New Yorkers spend 74 hours per commuter in traffic a year: report

Photo via Wikimedia Commons

The results of a new study will have drivers experiencing some road rage.

A new report by data technology company INRIX and transportation research agency Texas A&M Transportation Institute (TTI) shows that on a national average traffic congestion has caused drivers to waste more than 3 billion gallons of fuel per year and has kept drivers in their cars for close to 7 billion extra hours annually.

In total nationwide, $160 billion, or $960 per commuter, is spent each year.

According to the report called the 2015 Urban Mobility Scorecard, New York joins four other top U.S. cities on the list of “gridlock-plagued cities.” The Big Apple suffers from a yearly 74 hours of traffic delays per commuter.

“Our growing traffic problem is too massive for any one entity to handle — state and local agencies can’t do it alone,” said Tim Lomax, a report co-author and Regents Fellow at TTI. “Businesses can give their employees more flexibility in where, when and how they work, individual workers can adjust their commuting patterns, and we can have better thinking when it comes to long-term land use planning. This problem calls for a classic ‘all-hands-on-deck’ approach.”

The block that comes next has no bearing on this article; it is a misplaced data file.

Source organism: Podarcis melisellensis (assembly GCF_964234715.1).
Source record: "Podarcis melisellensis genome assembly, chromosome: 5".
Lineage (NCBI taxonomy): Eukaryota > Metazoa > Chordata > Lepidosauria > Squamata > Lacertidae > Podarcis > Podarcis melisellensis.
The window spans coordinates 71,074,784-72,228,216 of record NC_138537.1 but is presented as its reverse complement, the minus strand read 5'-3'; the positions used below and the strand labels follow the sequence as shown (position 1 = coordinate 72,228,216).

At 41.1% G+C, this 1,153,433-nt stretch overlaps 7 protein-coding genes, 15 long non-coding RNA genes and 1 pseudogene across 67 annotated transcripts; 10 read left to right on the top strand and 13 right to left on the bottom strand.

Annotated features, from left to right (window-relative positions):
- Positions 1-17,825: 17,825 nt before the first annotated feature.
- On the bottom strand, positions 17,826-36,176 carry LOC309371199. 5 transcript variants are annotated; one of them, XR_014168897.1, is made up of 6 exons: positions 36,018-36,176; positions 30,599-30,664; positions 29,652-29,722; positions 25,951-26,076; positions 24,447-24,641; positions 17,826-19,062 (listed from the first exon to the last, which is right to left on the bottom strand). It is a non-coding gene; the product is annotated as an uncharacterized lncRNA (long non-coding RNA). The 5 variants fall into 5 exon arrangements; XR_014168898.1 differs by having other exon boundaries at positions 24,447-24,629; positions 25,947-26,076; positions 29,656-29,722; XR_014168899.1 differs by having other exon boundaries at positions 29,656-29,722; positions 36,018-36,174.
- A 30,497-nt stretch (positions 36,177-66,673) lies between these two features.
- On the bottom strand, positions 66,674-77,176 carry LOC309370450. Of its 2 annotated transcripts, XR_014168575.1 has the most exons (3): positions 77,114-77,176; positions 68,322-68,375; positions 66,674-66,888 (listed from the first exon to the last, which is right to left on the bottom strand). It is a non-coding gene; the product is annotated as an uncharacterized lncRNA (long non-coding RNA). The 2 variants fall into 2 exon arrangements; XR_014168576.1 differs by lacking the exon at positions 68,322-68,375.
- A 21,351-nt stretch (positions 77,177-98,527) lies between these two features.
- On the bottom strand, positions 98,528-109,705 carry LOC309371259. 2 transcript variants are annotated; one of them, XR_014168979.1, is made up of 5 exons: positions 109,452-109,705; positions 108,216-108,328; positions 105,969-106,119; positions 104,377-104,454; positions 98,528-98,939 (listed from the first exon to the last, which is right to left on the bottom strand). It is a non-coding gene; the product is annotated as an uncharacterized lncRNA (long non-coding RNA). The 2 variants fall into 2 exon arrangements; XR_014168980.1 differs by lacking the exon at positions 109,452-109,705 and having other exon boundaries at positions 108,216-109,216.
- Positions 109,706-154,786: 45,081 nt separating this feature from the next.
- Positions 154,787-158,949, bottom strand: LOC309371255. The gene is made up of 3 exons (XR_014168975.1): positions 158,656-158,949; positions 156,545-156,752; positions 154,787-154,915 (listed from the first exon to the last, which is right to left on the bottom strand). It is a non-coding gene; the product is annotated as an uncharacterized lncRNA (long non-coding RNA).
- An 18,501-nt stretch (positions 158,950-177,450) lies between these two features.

The report says that traffic has gotten so bad in some major urban areas that drivers have to plan more than twice as much travel time as they would need to drive in light traffic just to account for certain delays that occur due to bad weather, collisions and construction zones.

For example, drivers on what are considered America’s top 10 worst roads — which include two in New York — waste on average 84 hours or 3.5 days a year in gridlock.

The report predicts that urban roadway congestion will continue to get worse without any help or action taken to reduce the issues.

By 2020, if the economy continues to do well, the annual delay per commuter will grow from 42 to 47 hours; the total delay nationwide will grow from 6.9 billion hours to 8.3; and the total cost of congestion will increase from $160 to $192 billion.

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